Police in New Jersey have arrested a 20-year-old who took officers on a high speed chase on his motorcycle back in December, and filmed the whole thing. Video of the hair-raising December 10th run from the law made its way to a YouTube channel highlighting illegal motorcycle exploits, which NBC4 reports is managed by a friend of the suspect, biker Anthony Darrigo.

Cops in sleepy Pequannock Township, 50 minutes west of New York City, say an officer spotted Darrigo popping a wheelie on his Honda street bike that afternoon, and when he tried to pull him over, Darrigo booked it. The five-minute helmet-cam video shows some deeply irresponsible maneuvering, including red-light running, passing on the right on a one-lane on-ramp, and lane-splitting at high speeds on a highway.

Police and reporters have made a big deal about Darrigo's speedometer reading 160, which it does, but we'd like to just note that the unit of measurement isn't clear in the footage, and it could be showing kilometers per hour (that's still about 100 miles per hour—the guy was going fast, no doubt). Officers called off the chase on orders from their supervisors, and couldn't trace the bike because its plate was bent, obscuring the numbers, according to Pequannock Township police.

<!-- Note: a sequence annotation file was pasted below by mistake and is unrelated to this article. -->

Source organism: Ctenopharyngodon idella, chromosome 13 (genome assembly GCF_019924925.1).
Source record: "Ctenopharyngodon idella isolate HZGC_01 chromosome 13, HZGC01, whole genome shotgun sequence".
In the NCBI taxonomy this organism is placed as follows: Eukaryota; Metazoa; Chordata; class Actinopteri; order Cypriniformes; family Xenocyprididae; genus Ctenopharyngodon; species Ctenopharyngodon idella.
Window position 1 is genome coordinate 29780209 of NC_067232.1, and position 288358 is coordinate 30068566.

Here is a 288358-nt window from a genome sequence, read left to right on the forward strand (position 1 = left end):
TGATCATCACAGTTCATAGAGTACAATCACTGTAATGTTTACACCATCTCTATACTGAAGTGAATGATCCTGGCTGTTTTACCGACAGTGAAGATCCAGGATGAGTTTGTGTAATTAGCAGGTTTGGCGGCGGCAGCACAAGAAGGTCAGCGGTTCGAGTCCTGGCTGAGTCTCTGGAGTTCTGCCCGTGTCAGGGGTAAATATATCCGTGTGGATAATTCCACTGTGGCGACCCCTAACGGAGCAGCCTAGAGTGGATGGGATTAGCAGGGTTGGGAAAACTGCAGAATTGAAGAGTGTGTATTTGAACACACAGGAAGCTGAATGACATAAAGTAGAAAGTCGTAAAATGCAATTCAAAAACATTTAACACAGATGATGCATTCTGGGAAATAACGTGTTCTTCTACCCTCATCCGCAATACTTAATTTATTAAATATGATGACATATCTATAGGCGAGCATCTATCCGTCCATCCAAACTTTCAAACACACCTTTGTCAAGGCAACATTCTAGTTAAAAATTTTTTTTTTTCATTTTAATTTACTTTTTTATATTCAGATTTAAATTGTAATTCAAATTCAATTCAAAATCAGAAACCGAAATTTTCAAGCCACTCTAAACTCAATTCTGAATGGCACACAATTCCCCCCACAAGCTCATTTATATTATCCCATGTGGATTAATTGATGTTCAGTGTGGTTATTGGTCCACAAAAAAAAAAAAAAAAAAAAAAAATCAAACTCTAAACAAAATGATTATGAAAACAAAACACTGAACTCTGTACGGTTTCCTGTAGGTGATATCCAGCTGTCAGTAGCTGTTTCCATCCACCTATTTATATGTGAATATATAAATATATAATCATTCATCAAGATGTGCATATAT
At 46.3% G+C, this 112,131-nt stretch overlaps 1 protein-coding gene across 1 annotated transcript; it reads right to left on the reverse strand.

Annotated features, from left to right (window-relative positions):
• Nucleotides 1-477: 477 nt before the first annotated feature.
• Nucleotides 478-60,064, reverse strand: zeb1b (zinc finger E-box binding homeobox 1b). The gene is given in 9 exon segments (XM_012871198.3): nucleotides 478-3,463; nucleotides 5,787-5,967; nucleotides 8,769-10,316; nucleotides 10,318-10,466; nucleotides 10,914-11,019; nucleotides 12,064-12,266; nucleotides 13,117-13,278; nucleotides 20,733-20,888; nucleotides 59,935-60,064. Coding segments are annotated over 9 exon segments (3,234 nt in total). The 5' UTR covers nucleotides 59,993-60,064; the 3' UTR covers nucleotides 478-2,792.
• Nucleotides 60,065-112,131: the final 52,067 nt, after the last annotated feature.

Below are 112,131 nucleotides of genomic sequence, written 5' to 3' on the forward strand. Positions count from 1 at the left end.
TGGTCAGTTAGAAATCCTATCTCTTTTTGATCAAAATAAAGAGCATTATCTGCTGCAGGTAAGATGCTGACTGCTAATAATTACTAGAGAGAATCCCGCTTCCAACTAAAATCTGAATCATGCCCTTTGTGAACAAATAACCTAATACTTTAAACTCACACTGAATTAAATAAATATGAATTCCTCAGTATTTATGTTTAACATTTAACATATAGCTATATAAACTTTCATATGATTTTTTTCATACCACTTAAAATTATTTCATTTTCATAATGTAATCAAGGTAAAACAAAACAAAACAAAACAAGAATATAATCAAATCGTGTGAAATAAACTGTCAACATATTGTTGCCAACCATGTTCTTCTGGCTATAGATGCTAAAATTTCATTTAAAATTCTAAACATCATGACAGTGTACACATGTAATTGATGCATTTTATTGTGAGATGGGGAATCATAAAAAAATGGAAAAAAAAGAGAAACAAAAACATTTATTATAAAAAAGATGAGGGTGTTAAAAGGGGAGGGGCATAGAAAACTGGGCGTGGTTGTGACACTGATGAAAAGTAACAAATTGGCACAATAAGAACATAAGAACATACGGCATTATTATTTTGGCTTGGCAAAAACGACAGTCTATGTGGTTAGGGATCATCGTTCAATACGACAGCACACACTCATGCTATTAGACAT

On April 6th, four months after the chase and three months after the video went live, cops had traced the video to Darrigo and they executed a search warrant at his house. There they seized his motorcycle, biking gear, computer, and phone as evidence. He is being charged with eluding police and resisting arrest. He was released without bail.

NBC4 caught up to Darrigo. He acknowledged being the rider on the video, and he claims he carried out, and filmed, the whole suburban version of the Kessel Run because he was "nervous."

"I don't know why I did it, just all in the heat of the moment," he said. "I was just nervous."

Darrigo is currently nursing a leg broken in a bike crash. He whined to the station that his arrest might hamper his dreams of becoming a state trooper. If convicted, he could have his license suspended, and do prison time.

He said he loved riding motorcycles—"I don't think I'll ever let go"—but that he now plans to drive "very carefully."

Pequannock Police Capt. called the stunt an act of "unbelievable, insane disregard for public safety."

For a taste of what some of Darrigo's dirt-bike- and four-wheeler-riding counterparts are up to in New York City, here's another video of antisocial biker behavior from the channel that got Darrigo caught.